a thin place

Jun 11, 2024

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Last week I completed the first part of my sabbatical – two months in the rural mid-west of the US – and for the past ten days I have been on the move, first to Edinburgh where I spent time with my sister, her husband and my teenage nephew and niece.

The days with Kathryn gave an opportunity for a short road-trip to visit the home-town of my great great great great (it sounds better with all the greats) grandparents who were married in the village of Balquidder on January 21 1793.

The church in which they were married is now in ruins surrounded by a graveyard (where they are buried), and the new (mid 19th century) church alongside is home to many artefacts from and information about the old including the artwork above depicting the church and cemetery.

Until recently my family didn’t know much about my maternal grandfather’s ancestry. There is some rich history there, my grandfather’s mother was born in the midst of the Gabriel’s Gully (Central Otago) gold fever, and as Kathryn and I spent time sitting on the grass in the Balquidder graveyard sunshine 230 years vanished and in silence we imagined what was going through the minds of Patric and Margaret as they walked together out through the church door into their thirty-one year marriage.

1200 years ago St. Angus stood on the same spot. He is credited with bringing Christianity to this part of Scotland and recognising Balquidder as a Thin Place – a location where the environment and the vibe suggests that the distance between heaven and earth seems to vanish.

Such a thin-place-awareness has become a sabbatical theme for me.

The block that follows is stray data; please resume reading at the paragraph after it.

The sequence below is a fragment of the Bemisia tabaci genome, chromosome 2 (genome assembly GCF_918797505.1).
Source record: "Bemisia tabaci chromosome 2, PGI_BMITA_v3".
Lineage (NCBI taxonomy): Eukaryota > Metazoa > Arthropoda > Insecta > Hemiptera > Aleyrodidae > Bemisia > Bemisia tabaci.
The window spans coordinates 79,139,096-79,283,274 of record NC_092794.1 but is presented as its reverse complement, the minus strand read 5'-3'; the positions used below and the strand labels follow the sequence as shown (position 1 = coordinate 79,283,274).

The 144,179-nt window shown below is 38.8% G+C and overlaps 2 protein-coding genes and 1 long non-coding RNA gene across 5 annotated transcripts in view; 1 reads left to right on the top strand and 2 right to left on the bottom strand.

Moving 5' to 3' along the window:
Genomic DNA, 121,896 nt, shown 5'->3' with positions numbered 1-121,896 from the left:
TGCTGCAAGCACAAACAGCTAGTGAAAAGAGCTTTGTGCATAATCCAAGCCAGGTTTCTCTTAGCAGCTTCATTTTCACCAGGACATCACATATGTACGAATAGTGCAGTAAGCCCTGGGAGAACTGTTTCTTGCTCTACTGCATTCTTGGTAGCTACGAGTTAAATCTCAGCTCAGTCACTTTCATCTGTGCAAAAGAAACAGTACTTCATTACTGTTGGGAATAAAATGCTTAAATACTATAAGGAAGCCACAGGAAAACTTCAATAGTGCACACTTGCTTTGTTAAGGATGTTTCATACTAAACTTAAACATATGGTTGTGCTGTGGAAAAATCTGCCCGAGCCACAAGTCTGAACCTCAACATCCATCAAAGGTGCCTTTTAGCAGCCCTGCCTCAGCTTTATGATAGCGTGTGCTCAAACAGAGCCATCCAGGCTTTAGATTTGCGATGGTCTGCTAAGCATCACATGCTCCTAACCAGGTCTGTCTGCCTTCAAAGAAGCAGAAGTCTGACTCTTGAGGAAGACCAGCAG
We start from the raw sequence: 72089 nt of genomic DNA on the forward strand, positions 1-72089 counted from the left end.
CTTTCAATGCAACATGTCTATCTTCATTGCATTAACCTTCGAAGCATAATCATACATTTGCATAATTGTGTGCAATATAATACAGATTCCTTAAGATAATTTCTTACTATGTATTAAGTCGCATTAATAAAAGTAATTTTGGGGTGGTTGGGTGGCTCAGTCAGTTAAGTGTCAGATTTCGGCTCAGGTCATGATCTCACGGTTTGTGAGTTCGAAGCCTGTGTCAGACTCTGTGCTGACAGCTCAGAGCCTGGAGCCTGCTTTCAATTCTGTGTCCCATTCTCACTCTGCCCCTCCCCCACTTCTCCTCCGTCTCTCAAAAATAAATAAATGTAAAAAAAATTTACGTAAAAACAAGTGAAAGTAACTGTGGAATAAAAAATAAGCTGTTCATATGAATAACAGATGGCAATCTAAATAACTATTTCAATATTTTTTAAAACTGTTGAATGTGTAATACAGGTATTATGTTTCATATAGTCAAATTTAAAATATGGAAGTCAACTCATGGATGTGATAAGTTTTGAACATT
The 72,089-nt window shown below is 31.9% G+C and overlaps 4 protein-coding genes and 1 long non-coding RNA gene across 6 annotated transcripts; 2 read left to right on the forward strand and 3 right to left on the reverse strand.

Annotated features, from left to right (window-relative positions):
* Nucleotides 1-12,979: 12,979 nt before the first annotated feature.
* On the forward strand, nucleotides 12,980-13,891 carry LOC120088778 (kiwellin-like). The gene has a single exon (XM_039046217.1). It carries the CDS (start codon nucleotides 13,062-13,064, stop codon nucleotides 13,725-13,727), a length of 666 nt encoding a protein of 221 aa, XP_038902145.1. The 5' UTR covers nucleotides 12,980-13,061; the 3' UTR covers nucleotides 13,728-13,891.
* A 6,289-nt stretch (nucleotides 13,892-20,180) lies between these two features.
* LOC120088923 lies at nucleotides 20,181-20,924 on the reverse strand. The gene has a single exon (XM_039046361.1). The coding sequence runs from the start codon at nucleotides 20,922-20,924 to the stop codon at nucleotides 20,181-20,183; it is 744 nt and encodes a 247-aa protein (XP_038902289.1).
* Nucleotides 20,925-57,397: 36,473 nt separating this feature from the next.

Too often the demands and routines, the ups and downs of life make it difficult to live with appreciation of divine and heavenly presence in every place, every person, every encounter and every experience.

This fragile awareness is necessary for healthy and happy living. It gives a perspective which enables me to breathe deeply and to live every moment more deeply in intimate friendship with the divine.

6 Comments

  1. Beautiful, tranquil, profound. Thankyou for sharing.

    Reply
    • Thank you for sharing the thin places with us God is with us Gratefully

      Reply
  2. It does indeed look like a heavenly place. Thanks for the virtual travel you’re giving us John, as well as your always thought-provoking writing.

    Reply
  3. Looking back, I think I’ve always been aware of the reality of “thin place”, so easy to ‘dip’ into no matter where here I am, if only I would choose to do so more often. There’s a wonderful “silence” there. I call it ‘silence’ for want of a word, because it’s spacious yet close, free yet safe, warm yet cool, empty yet full. I can find it anywhere! Why don’t I?

    Reply
  4. Those magnificent ancient Yew trees, markers of birth and death guard these thin places with such symbolic stoicism and quietude. Love the artwork which captures the beauty hidden within your photograph. Fascinating theme for these months away.

    Reply
  5. My ancestors also came to the Central Otago goldfields, and it was deeply spiritual to visit the ruins and urupa-to touch the gravestones of those of family who have gone before us.

    Reply

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